So You’re Thinking of a Longboard
If you’re considering getting a longboard, here is what you need to know.
Maybe it’s a fad, maybe you think it is only for hipster revivalists, or maybe it is the fact that a longboard can give you that unique “trim” feeling that your other boards don’t have. What ever it is, you have no excuse to omit a longboard of some sort from your quiver. Everyone should have one, even if you don’t take it seriously…it is surfing after all, it is supposed to be fun and hopping on a log is exactly thats…fun!
That nose riding feeling on a Canvas Surfboard.
So the question is, what should you be looking for in a longboard?
Well, that will depend on what you want out of a longboard. There are three main types we can discuss here, the HPLB (High Performance Long Board), the more traditional style of Log and the soft top longboard. There are variations of each of these within their own categories, so we will just take a look at the general characteristics of each and let you go from there.
The High Performance Long Board:
The HPLB is exactly what is sounds like…a longboard designed to surf like a shortboard. This style of longboard usually has a little more rocker, more advanced rails and bottom contours, usually a 2+1 fin set up (single fin center with side bites) and glassed lighter than a traditional log.
The TPLB by Timmy Patterson Surfboards is the perfect blend for performance longboarding.
These boards are meant to be surfed aggressively. The combination of the rocker, rails, bottom, fin set up and weight allow you to get more vertical on a wave and perform more critical turns on critical sections of the wave. Although you can still perch up on the nose for some tip time, you often see these boards being surfed in a similar way to a High Performance Short Board (HPSB). Hard gouging turns, floaters and even airs can be done on this style of board as they are generally glassed lighter resulting in a snapper flex pattern and over lighter weight for their size.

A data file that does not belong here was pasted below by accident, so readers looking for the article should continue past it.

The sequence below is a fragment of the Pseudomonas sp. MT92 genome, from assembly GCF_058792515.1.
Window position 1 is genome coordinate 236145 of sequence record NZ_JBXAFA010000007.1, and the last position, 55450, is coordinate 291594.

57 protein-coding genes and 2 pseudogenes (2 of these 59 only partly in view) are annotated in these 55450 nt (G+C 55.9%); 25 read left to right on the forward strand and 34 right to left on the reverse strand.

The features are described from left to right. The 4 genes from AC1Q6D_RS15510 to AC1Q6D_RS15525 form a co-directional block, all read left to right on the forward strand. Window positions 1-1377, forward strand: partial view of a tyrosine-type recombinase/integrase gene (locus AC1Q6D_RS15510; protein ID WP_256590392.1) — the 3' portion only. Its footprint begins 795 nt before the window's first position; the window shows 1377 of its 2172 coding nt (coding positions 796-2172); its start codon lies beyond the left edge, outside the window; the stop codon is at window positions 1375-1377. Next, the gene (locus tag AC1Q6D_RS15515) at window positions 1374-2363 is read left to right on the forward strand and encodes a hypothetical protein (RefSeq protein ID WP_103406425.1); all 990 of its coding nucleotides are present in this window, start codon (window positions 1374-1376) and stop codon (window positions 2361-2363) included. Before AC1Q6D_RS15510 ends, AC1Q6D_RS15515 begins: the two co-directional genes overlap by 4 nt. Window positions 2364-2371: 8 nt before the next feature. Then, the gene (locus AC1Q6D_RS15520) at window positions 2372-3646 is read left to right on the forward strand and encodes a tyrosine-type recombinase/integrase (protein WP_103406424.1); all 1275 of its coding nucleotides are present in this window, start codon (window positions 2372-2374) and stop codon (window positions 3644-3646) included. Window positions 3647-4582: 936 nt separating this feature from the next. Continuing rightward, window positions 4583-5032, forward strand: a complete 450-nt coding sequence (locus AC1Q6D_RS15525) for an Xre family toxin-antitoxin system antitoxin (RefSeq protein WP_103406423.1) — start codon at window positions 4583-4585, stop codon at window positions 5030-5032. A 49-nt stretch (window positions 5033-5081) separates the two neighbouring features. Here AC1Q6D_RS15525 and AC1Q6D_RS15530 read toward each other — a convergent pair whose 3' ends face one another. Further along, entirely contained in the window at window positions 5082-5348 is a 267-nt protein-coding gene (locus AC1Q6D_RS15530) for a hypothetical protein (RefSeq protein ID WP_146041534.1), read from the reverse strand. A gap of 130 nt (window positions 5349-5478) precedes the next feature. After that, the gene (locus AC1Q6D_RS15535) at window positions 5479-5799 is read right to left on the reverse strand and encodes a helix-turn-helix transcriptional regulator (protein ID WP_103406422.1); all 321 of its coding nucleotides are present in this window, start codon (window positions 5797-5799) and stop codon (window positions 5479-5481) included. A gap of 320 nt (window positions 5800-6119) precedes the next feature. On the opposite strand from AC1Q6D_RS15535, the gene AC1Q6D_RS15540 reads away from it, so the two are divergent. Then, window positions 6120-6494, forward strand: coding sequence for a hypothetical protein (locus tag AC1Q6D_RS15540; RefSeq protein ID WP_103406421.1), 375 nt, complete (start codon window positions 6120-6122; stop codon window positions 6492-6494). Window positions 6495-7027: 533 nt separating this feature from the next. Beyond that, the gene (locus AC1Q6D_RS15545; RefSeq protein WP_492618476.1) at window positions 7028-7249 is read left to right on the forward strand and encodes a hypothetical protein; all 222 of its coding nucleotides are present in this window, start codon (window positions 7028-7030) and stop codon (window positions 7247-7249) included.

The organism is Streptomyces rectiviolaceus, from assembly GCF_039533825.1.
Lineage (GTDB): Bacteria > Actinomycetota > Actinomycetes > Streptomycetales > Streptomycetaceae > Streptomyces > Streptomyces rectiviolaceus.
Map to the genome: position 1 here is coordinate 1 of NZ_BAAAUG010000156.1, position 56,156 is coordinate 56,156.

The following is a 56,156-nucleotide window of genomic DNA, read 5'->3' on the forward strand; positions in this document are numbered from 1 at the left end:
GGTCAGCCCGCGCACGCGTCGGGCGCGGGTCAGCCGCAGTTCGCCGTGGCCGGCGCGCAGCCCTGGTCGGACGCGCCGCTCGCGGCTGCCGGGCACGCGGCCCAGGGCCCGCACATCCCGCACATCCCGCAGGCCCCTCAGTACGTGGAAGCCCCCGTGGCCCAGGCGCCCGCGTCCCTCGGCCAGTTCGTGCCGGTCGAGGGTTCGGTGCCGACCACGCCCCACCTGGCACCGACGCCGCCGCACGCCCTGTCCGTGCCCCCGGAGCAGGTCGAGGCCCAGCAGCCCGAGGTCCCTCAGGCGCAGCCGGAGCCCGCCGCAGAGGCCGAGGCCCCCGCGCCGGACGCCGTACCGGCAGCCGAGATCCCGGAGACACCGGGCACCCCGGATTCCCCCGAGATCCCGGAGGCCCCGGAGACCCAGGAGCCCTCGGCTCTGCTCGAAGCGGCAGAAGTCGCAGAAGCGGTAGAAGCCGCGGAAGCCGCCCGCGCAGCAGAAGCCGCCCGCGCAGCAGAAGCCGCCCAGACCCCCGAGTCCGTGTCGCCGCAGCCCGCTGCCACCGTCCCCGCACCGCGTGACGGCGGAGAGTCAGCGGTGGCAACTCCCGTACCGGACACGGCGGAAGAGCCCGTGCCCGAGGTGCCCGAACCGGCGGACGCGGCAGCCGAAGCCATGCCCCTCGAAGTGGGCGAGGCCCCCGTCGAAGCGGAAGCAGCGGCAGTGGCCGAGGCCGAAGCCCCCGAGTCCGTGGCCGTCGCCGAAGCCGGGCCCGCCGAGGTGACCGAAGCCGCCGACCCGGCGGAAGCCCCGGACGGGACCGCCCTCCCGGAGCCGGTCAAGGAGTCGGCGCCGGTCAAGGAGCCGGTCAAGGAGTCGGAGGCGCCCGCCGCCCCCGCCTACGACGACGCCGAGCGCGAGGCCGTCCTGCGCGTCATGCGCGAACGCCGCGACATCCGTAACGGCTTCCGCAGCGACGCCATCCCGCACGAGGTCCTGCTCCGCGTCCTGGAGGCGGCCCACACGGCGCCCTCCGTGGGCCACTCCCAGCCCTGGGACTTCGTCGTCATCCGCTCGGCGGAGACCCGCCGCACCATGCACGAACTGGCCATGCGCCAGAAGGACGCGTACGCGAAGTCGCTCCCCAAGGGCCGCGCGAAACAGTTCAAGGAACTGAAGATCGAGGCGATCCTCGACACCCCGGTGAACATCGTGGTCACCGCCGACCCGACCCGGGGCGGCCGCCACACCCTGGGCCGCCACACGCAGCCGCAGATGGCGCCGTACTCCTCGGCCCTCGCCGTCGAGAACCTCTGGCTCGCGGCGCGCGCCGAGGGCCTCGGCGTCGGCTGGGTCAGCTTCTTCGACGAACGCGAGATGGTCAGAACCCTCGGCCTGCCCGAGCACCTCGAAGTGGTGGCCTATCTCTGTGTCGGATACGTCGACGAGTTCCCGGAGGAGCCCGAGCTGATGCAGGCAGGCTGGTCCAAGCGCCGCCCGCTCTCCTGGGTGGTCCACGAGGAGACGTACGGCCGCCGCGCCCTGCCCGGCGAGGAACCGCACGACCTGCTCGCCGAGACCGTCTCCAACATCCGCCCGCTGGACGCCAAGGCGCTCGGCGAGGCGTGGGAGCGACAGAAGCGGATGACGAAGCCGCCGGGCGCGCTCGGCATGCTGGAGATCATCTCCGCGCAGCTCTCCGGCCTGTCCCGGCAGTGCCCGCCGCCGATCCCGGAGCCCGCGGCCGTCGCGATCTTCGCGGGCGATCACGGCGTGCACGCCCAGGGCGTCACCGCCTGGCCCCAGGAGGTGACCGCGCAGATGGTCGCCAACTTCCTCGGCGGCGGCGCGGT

Much like shortboards, the HPLB is also commonly found in both PU and Epoxy versions. The PU giving you the traditional flex patters we all know and love, the Epoxy giving you a much lighter board all around. When it comes to surfing one of these boards like a shortboard, the weight will be a big factor in it’s performance, so going Epoxy is a great idea.
The fins used in this style of board is usually geared more towards performance style. The center fin will have a good balance of drive and release (much like a shortboards fin) but obviously bigger than what you would find on a shortboard. The side bite fins will often be similar in size and shape to that of what you would find on a shortboard, and help give the surfer more control over the board when trying to surf it hard through turns as well as providing more hold on a steeper faced wave.
This is an extremely fun type of board to surf if you are into getting high performance but still want a longboard.
If you are looking for a completely different ride and want to save your high performance surfing for your shortboards, you will want to have a look at a more traditional style of log.
Traditional Style Longboards:
Your traditional style of longboard or “log” is usually made in PU with heavier weight fiberglass and more traditional rails and bottom contours.
Shapers Fins can sort you out with a set up for your longboard.